Joomla was founded on the principle of Open Source Matters and a change to using the LGPL licence for the framework is completely against that. For those of you that don't know the LGPL allows the code to be included in proprietary, closed source software.
How does allowing people to produce closed source software with the Joomla Framework support the principle of Open Source Matters?Just another rant?
Before you think this is Brian just going off on a rant of his own I'm not alone with this view. The Free Software Foundation, the people behind both the GPL and LGPL licences, agree.
But we should not listen to these temptations, because we can achieve much more if we stand together. We free software developers should support one another. By releasing libraries that are limited to free software only, we can help each other's free software packages outdo the proprietary alternatives. The whole free software movement will have more popularity, because free software as a whole will stack up better against the competition.
available in multiple languages.It doesn't effect Joomla?
The proposal states that this change is only for the Framework and it has no effect on the CMS but once again that is not 100% true.
Joomla is licenced GPLv2 or later but, and this is very important, the GPLv2 licence is NOT compatible with the LGPL v3 licence. Source: The perils of LGPLv3. Now to be fair the proposal statement doe not mention which version of the LGPL would be chosen but if we assume it is the latest version then that would mean a change in the licence for Joomla would be required as well.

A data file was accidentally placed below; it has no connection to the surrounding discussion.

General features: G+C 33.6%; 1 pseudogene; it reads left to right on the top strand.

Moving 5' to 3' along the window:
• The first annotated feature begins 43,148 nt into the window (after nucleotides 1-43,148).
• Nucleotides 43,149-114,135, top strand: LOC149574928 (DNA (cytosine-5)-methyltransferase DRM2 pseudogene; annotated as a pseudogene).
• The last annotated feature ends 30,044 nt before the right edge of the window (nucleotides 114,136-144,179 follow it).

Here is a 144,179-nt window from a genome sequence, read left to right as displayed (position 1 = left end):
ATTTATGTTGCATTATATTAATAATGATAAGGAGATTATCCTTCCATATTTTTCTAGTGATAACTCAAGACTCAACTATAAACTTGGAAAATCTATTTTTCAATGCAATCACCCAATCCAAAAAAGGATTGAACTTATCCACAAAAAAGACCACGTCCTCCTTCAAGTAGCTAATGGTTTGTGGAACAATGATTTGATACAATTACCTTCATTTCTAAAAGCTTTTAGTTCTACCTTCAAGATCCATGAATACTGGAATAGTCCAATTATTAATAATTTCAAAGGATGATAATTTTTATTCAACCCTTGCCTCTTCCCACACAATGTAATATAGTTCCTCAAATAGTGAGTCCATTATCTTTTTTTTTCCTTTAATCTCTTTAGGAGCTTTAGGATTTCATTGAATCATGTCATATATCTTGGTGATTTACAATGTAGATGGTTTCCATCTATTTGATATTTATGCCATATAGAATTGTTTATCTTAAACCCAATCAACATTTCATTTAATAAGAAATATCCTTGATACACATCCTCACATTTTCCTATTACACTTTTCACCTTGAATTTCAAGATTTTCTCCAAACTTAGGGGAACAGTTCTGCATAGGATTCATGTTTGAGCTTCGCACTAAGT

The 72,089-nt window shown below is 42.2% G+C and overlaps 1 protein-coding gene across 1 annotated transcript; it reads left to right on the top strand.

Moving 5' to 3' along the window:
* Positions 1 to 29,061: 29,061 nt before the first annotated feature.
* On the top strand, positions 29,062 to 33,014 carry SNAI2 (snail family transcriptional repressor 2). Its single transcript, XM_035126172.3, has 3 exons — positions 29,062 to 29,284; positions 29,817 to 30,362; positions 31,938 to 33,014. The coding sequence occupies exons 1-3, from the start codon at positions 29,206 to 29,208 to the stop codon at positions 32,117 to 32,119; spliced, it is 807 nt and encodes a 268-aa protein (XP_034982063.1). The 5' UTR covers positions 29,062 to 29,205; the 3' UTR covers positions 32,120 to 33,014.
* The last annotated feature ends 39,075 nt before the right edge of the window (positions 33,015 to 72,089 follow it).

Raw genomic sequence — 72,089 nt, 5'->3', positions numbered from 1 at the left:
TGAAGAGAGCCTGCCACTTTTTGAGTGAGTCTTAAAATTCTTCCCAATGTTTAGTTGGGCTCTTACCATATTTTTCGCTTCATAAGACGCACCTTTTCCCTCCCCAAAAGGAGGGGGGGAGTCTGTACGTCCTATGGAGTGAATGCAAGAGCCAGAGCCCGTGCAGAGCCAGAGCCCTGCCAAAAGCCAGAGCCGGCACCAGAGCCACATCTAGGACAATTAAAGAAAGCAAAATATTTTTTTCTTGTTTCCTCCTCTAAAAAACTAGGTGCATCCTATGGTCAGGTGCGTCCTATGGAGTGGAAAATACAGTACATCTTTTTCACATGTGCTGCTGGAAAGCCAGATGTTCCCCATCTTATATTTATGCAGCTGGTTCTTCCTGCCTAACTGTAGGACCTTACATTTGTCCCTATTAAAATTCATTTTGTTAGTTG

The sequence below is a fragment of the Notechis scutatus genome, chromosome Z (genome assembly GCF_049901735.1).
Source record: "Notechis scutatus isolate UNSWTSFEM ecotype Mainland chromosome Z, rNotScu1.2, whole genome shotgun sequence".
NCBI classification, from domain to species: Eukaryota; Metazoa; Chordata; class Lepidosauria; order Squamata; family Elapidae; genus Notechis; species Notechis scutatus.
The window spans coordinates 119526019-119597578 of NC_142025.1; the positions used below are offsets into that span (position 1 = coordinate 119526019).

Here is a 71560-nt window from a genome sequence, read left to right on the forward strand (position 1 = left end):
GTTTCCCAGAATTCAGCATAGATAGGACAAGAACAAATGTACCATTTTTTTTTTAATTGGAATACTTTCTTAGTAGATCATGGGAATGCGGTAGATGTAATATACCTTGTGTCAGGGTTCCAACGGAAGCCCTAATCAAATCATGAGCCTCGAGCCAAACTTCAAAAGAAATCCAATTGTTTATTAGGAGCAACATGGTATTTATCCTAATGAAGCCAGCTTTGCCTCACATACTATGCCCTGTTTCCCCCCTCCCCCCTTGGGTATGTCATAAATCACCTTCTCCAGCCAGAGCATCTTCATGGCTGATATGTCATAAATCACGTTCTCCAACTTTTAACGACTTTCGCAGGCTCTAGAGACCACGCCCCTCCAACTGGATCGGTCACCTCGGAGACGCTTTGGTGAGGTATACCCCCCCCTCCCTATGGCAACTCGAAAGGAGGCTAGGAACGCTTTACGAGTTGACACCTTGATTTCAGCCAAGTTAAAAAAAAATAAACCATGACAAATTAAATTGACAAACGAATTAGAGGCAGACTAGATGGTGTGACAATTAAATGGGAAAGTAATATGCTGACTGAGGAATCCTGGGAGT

So a statement that says "This potential license change would only apply to the Joomla Framework, but not to the Joomla Content Management System (CMS)." is, potentially, not true. IF the Framework uses LGPLv3 then Joomla would need to change its own licence to GPLv3 in order to use its own framework.But our competitors use LGPLv3?
While some use a more permissive licence than the GPL others do not. Drupal for example uses GPLv3.Who benefits?
The only people that really benefit are those people who want to take the Framework and use it in a proprietary piece of software. Are those same people likely to contribute to the Framework itself and help to develop it?Open Source Matters
This is our founding principle. If someone won't use the Joomla framework because they want to use it to produce closed source, proprietary software then tough luck go and find another php framework to use.In Summary
This is against the principle of Open Source Matters
This would, probably, mean changing the licence of Joomla to GPLv3
The argument about competition is irrelevant.
This only benefits those who wish to take open source software and use it in proprietary closed source software.
And once againt this is against the principle of Open Source Matters
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